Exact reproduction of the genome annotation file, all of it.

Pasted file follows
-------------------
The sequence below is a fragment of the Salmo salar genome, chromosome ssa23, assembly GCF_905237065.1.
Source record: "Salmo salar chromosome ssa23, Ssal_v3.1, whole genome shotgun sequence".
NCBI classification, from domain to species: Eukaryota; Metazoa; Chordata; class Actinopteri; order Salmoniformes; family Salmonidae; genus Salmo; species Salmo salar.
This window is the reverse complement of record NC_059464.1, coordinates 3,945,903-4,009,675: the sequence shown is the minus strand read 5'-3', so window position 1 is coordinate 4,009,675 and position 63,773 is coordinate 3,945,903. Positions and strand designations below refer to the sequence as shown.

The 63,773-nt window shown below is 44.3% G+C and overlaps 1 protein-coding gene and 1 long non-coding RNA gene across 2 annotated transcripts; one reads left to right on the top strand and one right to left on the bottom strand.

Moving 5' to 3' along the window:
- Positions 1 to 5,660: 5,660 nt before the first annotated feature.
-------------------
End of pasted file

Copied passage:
The sequence below is a fragment of the Salmo salar genome, chromosome ssa23, assembly GCF_905237065.1.
Source record: "Salmo salar chromosome ssa23, Ssal_v3.1, whole genome shotgun sequence".
NCBI classification, from domain to species: Eukaryota; Metazoa; Chordata; class Actinopteri; order Salmoniformes; family Salmonidae; genus Salmo; species Salmo salar.
This window is the reverse complement of record NC_059464.1, coordinates 3,945,903-4,009,675: the sequence shown is the minus strand read 5'-3', so window position 1 is coordinate 4,009,675 and position 63,773 is coordinate 3,945,903. Positions and strand designations below refer to the sequence as shown.

The 63,773-nt window shown below is 44.3% G+C and overlaps 1 protein-coding gene and 1 long non-coding RNA gene across 2 annotated transcripts; one reads left to right on the top strand and one right to left on the bottom strand.

Moving 5' to 3' along the window:
- Positions 1 to 5,660: 5,660 nt before the first annotated feature.